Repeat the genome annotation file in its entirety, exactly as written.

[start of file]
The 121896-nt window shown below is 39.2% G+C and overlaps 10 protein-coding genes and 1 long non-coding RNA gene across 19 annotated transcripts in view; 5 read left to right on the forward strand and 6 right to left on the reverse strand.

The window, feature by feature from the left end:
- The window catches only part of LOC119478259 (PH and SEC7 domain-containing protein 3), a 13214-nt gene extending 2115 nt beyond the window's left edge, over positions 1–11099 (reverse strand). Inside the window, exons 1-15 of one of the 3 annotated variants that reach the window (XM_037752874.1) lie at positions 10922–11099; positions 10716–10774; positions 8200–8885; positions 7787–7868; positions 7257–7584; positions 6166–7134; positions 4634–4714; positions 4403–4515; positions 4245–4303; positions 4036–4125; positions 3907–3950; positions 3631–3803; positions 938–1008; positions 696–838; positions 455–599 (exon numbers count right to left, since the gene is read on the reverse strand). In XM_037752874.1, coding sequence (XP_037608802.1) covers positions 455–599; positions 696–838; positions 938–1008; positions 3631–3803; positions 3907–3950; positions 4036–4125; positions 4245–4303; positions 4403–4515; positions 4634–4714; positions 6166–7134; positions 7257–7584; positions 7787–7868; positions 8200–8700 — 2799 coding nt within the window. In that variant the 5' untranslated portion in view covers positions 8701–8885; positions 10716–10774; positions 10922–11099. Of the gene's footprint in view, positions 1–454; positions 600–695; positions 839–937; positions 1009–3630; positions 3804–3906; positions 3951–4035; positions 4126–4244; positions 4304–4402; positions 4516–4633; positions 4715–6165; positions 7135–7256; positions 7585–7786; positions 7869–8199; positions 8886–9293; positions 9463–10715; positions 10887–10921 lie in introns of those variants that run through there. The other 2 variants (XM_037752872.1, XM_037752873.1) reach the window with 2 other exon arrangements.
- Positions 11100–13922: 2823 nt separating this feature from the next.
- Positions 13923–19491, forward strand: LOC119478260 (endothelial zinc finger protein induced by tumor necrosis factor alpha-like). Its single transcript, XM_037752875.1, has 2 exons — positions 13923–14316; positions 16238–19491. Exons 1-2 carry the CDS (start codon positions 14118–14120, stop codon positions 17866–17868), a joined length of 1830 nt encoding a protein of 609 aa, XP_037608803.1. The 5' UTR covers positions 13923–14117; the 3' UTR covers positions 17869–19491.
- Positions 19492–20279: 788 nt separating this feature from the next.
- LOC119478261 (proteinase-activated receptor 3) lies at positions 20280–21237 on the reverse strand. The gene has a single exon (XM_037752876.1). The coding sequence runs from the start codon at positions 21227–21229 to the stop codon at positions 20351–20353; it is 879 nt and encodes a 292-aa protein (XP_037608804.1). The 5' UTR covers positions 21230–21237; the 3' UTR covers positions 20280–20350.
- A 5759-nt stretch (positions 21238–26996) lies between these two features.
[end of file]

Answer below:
The 121896-nt window shown below is 39.2% G+C and overlaps 10 protein-coding genes and 1 long non-coding RNA gene across 19 annotated transcripts in view; 5 read left to right on the forward strand and 6 right to left on the reverse strand.

The window, feature by feature from the left end:
- The window catches only part of LOC119478259 (PH and SEC7 domain-containing protein 3), a 13214-nt gene extending 2115 nt beyond the window's left edge, over positions 1–11099 (reverse strand). Inside the window, exons 1-15 of one of the 3 annotated variants that reach the window (XM_037752874.1) lie at positions 10922–11099; positions 10716–10774; positions 8200–8885; positions 7787–7868; positions 7257–7584; positions 6166–7134; positions 4634–4714; positions 4403–4515; positions 4245–4303; positions 4036–4125; positions 3907–3950; positions 3631–3803; positions 938–1008; positions 696–838; positions 455–599 (exon numbers count right to left, since the gene is read on the reverse strand). In XM_037752874.1, coding sequence (XP_037608802.1) covers positions 455–599; positions 696–838; positions 938–1008; positions 3631–3803; positions 3907–3950; positions 4036–4125; positions 4245–4303; positions 4403–4515; positions 4634–4714; positions 6166–7134; positions 7257–7584; positions 7787–7868; positions 8200–8700 — 2799 coding nt within the window. In that variant the 5' untranslated portion in view covers positions 8701–8885; positions 10716–10774; positions 10922–11099. Of the gene's footprint in view, positions 1–454; positions 600–695; positions 839–937; positions 1009–3630; positions 3804–3906; positions 3951–4035; positions 4126–4244; positions 4304–4402; positions 4516–4633; positions 4715–6165; positions 7135–7256; positions 7585–7786; positions 7869–8199; positions 8886–9293; positions 9463–10715; positions 10887–10921 lie in introns of those variants that run through there. The other 2 variants (XM_037752872.1, XM_037752873.1) reach the window with 2 other exon arrangements.
- Positions 11100–13922: 2823 nt separating this feature from the next.
- Positions 13923–19491, forward strand: LOC119478260 (endothelial zinc finger protein induced by tumor necrosis factor alpha-like). Its single transcript, XM_037752875.1, has 2 exons — positions 13923–14316; positions 16238–19491. Exons 1-2 carry the CDS (start codon positions 14118–14120, stop codon positions 17866–17868), a joined length of 1830 nt encoding a protein of 609 aa, XP_037608803.1. The 5' UTR covers positions 13923–14117; the 3' UTR covers positions 17869–19491.
- Positions 19492–20279: 788 nt separating this feature from the next.
- LOC119478261 (proteinase-activated receptor 3) lies at positions 20280–21237 on the reverse strand. The gene has a single exon (XM_037752876.1). The coding sequence runs from the start codon at positions 21227–21229 to the stop codon at positions 20351–20353; it is 879 nt and encodes a 292-aa protein (XP_037608804.1). The 5' UTR covers positions 21230–21237; the 3' UTR covers positions 20280–20350.
- A 5759-nt stretch (positions 21238–26996) lies between these two features.